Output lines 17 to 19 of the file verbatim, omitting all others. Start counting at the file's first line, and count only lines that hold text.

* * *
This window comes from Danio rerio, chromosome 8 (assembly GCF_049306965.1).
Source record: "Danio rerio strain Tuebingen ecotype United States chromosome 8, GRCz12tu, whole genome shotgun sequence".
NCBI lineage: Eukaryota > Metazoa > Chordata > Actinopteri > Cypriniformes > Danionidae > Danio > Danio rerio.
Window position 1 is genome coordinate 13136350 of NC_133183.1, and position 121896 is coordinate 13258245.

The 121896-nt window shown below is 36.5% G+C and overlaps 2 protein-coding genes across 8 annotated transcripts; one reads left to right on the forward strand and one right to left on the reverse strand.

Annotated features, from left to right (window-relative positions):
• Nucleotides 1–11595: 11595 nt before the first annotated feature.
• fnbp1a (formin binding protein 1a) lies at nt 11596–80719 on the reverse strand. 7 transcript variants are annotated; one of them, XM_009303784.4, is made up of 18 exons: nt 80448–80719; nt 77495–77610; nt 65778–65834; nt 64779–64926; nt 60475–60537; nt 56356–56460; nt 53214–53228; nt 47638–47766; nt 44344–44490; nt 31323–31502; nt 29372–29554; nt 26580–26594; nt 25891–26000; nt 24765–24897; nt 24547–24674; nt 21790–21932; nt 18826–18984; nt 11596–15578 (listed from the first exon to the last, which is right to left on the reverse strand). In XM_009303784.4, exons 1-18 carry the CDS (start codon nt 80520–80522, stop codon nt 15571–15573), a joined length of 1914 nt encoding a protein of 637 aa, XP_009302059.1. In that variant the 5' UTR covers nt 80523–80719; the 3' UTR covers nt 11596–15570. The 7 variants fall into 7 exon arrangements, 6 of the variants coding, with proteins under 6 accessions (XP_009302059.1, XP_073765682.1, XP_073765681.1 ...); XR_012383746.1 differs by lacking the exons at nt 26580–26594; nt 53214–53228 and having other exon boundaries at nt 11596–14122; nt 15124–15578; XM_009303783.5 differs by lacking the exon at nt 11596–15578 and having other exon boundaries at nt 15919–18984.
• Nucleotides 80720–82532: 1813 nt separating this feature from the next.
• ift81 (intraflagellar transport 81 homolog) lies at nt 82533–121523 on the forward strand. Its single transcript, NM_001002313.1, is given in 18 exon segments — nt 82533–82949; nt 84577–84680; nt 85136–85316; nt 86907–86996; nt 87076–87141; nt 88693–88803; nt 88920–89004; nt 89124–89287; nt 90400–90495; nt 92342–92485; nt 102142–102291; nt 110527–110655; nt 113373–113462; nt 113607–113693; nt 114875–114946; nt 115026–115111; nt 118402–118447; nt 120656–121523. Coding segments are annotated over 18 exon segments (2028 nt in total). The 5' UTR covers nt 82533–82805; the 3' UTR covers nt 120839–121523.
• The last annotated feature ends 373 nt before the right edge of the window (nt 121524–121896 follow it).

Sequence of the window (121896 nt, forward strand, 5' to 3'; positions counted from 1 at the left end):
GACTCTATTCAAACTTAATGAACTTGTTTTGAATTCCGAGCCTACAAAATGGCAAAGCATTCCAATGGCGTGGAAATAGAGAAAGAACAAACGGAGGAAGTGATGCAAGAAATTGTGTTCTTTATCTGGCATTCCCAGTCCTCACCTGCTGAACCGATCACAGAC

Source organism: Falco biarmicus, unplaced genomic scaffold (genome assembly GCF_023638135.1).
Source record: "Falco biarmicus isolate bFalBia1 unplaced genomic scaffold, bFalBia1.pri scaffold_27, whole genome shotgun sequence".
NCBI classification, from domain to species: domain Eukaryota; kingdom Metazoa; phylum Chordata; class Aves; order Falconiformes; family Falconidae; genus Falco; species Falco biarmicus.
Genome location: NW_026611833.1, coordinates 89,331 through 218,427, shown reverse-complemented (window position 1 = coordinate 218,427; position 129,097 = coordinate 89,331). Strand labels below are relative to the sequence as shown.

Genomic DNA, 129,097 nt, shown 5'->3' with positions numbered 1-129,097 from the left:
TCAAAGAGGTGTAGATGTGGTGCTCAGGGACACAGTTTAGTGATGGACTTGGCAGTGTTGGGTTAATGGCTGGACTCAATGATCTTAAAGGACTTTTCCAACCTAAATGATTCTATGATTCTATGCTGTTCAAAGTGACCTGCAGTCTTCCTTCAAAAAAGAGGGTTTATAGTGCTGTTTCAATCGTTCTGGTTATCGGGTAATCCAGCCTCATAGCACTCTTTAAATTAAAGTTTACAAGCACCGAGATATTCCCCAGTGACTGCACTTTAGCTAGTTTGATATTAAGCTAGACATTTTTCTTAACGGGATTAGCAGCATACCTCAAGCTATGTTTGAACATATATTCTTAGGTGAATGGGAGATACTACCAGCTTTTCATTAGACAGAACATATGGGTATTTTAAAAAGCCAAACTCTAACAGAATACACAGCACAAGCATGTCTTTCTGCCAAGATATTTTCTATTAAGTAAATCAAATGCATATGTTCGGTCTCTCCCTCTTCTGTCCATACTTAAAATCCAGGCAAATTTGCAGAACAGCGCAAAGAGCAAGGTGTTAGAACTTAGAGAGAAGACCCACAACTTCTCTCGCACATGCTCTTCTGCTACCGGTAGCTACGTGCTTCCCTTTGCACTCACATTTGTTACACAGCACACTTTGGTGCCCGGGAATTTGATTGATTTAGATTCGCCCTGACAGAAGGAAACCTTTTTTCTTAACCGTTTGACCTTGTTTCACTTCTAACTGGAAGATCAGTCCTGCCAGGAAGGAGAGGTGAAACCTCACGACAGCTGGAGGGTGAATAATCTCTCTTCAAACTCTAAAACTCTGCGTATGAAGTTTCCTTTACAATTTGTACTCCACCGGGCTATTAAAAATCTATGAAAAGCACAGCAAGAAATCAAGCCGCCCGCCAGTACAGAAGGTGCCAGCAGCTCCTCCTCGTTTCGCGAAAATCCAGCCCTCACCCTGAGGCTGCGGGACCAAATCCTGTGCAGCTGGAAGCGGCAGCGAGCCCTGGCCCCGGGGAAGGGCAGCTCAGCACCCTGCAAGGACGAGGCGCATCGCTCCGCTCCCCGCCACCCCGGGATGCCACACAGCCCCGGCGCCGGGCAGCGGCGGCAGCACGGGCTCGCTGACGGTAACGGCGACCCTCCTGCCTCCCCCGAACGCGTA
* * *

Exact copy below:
Genome location: NW_026611833.1, coordinates 89,331 through 218,427, shown reverse-complemented (window position 1 = coordinate 218,427; position 129,097 = coordinate 89,331). Strand labels below are relative to the sequence as shown.

Genomic DNA, 129,097 nt, shown 5'->3' with positions numbered 1-129,097 from the left:
TCAAAGAGGTGTAGATGTGGTGCTCAGGGACACAGTTTAGTGATGGACTTGGCAGTGTTGGGTTAATGGCTGGACTCAATGATCTTAAAGGACTTTTCCAACCTAAATGATTCTATGATTCTATGCTGTTCAAAGTGACCTGCAGTCTTCCTTCAAAAAAGAGGGTTTATAGTGCTGTTTCAATCGTTCTGGTTATCGGGTAATCCAGCCTCATAGCACTCTTTAAATTAAAGTTTACAAGCACCGAGATATTCCCCAGTGACTGCACTTTAGCTAGTTTGATATTAAGCTAGACATTTTTCTTAACGGGATTAGCAGCATACCTCAAGCTATGTTTGAACATATATTCTTAGGTGAATGGGAGATACTACCAGCTTTTCATTAGACAGAACATATGGGTATTTTAAAAAGCCAAACTCTAACAGAATACACAGCACAAGCATGTCTTTCTGCCAAGATATTTTCTATTAAGTAAATCAAATGCATATGTTCGGTCTCTCCCTCTTCTGTCCATACTTAAAATCCAGGCAAATTTGCAGAACAGCGCAAAGAGCAAGGTGTTAGAACTTAGAGAGAAGACCCACAACTTCTCTCGCACATGCTCTTCTGCTACCGGTAGCTACGTGCTTCCCTTTGCACTCACATTTGTTACACAGCACACTTTGGTGCCCGGGAATTTGATTGATTTAGATTCGCCCTGACAGAAGGAAACCTTTTTTCTTAACCGTTTGACCTTGTTTCACTTCTAACTGGAAGATCAGTCCTGCCAGGAAGGAGAGGTGAAACCTCACGACAGCTGGAGGGTGAATAATCTCTCTTCAAACTCTAAAACTCTGCGTATGAAGTTTCCTTTACAATTTGTACTCCACCGGGCTATTAAAAATCTATGAAAAGCACAGCAAGAAATCAAGCCGCCCGCCAGTACAGAAGGTGCCAGCAGCTCCTCCTCGTTTCGCGAAAATCCAGCCCTCACCCTGAGGCTGCGGGACCAAATCCTGTGCAGCTGGAAGCGGCAGCGAGCCCTGGCCCCGGGGAAGGGCAGCTCAGCACCCTGCAAGGACGAGGCGCATCGCTCCGCTCCCCGCCACCCCGGGATGCCACACAGCCCCGGCGCCGGGCAGCGGCGGCAGCACGGGCTCGCTGACGGTAACGGCGACCCTCCTGCCTCCCCCGAACGCGTA